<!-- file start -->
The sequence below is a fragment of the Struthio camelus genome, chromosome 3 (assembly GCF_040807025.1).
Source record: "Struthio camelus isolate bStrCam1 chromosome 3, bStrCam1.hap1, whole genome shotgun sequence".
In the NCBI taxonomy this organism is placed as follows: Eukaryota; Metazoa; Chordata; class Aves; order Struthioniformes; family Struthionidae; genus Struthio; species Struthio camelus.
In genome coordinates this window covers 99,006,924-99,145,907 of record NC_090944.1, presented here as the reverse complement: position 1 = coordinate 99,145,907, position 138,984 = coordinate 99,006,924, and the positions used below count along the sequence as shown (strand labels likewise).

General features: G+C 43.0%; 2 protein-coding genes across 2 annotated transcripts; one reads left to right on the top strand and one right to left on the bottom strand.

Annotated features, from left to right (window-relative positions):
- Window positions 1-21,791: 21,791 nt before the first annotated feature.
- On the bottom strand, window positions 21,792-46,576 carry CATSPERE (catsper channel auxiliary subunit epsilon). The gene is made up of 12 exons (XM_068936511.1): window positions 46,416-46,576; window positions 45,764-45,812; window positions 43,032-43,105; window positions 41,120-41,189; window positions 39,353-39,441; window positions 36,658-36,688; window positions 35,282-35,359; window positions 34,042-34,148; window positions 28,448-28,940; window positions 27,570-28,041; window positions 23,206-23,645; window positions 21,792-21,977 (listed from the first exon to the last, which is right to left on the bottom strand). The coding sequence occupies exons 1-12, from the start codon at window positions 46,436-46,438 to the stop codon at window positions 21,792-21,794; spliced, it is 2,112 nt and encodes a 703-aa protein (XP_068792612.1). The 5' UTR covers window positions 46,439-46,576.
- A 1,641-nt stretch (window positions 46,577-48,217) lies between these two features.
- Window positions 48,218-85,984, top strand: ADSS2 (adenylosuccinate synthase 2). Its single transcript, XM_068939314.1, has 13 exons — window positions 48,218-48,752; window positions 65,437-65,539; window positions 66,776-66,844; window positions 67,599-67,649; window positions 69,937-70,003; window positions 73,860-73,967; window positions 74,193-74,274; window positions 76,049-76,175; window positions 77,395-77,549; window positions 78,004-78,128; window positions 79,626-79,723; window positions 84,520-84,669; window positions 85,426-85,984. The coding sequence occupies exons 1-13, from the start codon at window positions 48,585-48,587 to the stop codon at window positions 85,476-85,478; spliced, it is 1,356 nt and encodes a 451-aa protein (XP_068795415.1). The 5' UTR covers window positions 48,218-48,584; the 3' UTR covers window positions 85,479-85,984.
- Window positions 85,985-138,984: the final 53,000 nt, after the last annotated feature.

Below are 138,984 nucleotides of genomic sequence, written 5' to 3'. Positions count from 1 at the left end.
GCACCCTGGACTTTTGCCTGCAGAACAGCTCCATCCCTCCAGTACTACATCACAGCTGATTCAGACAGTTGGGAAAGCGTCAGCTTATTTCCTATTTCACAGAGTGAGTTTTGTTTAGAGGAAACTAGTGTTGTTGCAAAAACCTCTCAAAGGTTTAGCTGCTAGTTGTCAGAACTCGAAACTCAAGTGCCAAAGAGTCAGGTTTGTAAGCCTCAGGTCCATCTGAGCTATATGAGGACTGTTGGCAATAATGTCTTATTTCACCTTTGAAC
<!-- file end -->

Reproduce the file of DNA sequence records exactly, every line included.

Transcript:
The sequence below is a fragment of the Struthio camelus genome, chromosome 3 (assembly GCF_040807025.1).
Source record: "Struthio camelus isolate bStrCam1 chromosome 3, bStrCam1.hap1, whole genome shotgun sequence".
In the NCBI taxonomy this organism is placed as follows: Eukaryota; Metazoa; Chordata; class Aves; order Struthioniformes; family Struthionidae; genus Struthio; species Struthio camelus.
In genome coordinates this window covers 99,006,924-99,145,907 of record NC_090944.1, presented here as the reverse complement: position 1 = coordinate 99,145,907, position 138,984 = coordinate 99,006,924, and the positions used below count along the sequence as shown (strand labels likewise).

General features: G+C 43.0%; 2 protein-coding genes across 2 annotated transcripts; one reads left to right on the top strand and one right to left on the bottom strand.

Annotated features, from left to right (window-relative positions):
- Window positions 1-21,791: 21,791 nt before the first annotated feature.
- On the bottom strand, window positions 21,792-46,576 carry CATSPERE (catsper channel auxiliary subunit epsilon). The gene is made up of 12 exons (XM_068936511.1): window positions 46,416-46,576; window positions 45,764-45,812; window positions 43,032-43,105; window positions 41,120-41,189; window positions 39,353-39,441; window positions 36,658-36,688; window positions 35,282-35,359; window positions 34,042-34,148; window positions 28,448-28,940; window positions 27,570-28,041; window positions 23,206-23,645; window positions 21,792-21,977 (listed from the first exon to the last, which is right to left on the bottom strand). The coding sequence occupies exons 1-12, from the start codon at window positions 46,436-46,438 to the stop codon at window positions 21,792-21,794; spliced, it is 2,112 nt and encodes a 703-aa protein (XP_068792612.1). The 5' UTR covers window positions 46,439-46,576.
- A 1,641-nt stretch (window positions 46,577-48,217) lies between these two features.
- Window positions 48,218-85,984, top strand: ADSS2 (adenylosuccinate synthase 2). Its single transcript, XM_068939314.1, has 13 exons — window positions 48,218-48,752; window positions 65,437-65,539; window positions 66,776-66,844; window positions 67,599-67,649; window positions 69,937-70,003; window positions 73,860-73,967; window positions 74,193-74,274; window positions 76,049-76,175; window positions 77,395-77,549; window positions 78,004-78,128; window positions 79,626-79,723; window positions 84,520-84,669; window positions 85,426-85,984. The coding sequence occupies exons 1-13, from the start codon at window positions 48,585-48,587 to the stop codon at window positions 85,476-85,478; spliced, it is 1,356 nt and encodes a 451-aa protein (XP_068795415.1). The 5' UTR covers window positions 48,218-48,584; the 3' UTR covers window positions 85,479-85,984.
- Window positions 85,985-138,984: the final 53,000 nt, after the last annotated feature.

Below are 138,984 nucleotides of genomic sequence, written 5' to 3'. Positions count from 1 at the left end.
GCACCCTGGACTTTTGCCTGCAGAACAGCTCCATCCCTCCAGTACTACATCACAGCTGATTCAGACAGTTGGGAAAGCGTCAGCTTATTTCCTATTTCACAGAGTGAGTTTTGTTTAGAGGAAACTAGTGTTGTTGCAAAAACCTCTCAAAGGTTTAGCTGCTAGTTGTCAGAACTCGAAACTCAAGTGCCAAAGAGTCAGGTTTGTAAGCCTCAGGTCCATCTGAGCTATATGAGGACTGTTGGCAATAATGTCTTATTTCACCTTTGAAC